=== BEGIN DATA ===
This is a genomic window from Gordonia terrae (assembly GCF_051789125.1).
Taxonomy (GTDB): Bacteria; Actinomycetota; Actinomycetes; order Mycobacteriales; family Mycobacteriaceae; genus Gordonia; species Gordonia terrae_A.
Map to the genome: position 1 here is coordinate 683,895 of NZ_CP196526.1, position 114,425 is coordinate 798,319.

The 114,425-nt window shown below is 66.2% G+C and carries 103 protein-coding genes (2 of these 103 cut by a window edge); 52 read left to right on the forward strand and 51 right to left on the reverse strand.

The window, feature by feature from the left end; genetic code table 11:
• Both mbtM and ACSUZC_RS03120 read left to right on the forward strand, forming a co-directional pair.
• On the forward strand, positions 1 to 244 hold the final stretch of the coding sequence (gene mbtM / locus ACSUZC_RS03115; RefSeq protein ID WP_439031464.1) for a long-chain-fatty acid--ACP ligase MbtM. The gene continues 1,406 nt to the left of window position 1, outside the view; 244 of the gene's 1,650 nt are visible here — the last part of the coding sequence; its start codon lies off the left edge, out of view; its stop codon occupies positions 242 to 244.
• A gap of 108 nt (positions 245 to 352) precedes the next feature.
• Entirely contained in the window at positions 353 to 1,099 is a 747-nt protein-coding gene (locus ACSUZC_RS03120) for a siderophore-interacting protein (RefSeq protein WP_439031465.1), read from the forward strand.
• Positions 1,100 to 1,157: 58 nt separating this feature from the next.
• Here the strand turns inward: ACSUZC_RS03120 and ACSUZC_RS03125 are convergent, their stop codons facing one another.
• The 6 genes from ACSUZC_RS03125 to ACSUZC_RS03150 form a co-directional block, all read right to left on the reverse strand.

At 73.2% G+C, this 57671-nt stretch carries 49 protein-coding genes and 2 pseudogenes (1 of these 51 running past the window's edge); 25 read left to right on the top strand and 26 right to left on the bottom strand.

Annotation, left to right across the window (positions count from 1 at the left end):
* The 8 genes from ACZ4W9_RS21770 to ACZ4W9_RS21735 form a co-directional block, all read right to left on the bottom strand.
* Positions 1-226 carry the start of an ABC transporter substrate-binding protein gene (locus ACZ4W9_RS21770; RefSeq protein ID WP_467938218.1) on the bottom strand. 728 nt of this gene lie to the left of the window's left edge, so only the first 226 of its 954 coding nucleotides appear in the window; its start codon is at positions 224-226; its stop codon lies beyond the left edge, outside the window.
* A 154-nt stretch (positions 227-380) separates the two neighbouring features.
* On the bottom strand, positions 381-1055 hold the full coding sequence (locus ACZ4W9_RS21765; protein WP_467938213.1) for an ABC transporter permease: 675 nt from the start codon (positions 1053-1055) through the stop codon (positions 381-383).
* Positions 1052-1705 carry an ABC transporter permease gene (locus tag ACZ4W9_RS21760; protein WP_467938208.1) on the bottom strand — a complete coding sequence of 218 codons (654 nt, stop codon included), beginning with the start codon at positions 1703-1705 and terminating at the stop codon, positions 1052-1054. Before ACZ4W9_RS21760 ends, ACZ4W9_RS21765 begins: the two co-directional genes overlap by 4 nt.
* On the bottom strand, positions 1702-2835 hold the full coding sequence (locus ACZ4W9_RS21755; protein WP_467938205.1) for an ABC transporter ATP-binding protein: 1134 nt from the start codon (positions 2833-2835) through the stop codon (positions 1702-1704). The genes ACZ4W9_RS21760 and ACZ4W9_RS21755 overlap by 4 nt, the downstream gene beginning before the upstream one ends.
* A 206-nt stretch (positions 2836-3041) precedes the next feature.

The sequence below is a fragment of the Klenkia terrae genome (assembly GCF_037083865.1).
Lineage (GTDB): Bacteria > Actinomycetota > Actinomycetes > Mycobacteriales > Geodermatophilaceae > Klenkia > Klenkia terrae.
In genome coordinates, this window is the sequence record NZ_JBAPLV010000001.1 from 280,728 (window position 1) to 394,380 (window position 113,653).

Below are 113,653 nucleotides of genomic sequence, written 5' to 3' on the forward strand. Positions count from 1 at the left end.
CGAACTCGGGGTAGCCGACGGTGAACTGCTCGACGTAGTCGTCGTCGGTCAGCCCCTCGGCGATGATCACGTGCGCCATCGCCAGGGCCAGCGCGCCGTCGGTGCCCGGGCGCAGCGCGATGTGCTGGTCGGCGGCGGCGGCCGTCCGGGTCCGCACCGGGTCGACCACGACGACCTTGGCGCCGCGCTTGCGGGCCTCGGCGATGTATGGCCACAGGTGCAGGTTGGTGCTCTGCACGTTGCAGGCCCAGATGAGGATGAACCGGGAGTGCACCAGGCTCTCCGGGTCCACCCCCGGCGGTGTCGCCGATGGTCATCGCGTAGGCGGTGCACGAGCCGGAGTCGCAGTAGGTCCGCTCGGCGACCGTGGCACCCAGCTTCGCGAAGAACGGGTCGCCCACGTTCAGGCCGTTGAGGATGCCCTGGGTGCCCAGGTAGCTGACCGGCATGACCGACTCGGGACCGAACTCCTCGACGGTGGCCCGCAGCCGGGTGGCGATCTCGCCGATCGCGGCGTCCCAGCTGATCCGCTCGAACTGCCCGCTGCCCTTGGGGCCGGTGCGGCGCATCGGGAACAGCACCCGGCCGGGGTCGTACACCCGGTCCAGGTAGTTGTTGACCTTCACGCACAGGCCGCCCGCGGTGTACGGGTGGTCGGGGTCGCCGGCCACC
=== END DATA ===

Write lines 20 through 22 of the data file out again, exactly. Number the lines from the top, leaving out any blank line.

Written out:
* On the bottom strand, positions 1702-2835 hold the full coding sequence (locus ACZ4W9_RS21755; protein WP_467938205.1) for an ABC transporter ATP-binding protein: 1134 nt from the start codon (positions 2833-2835) through the stop codon (positions 1702-1704). The genes ACZ4W9_RS21760 and ACZ4W9_RS21755 overlap by 4 nt, the downstream gene beginning before the upstream one ends.
* A 206-nt stretch (positions 2836-3041) precedes the next feature.

The sequence below is a fragment of the Klenkia terrae genome (assembly GCF_037083865.1).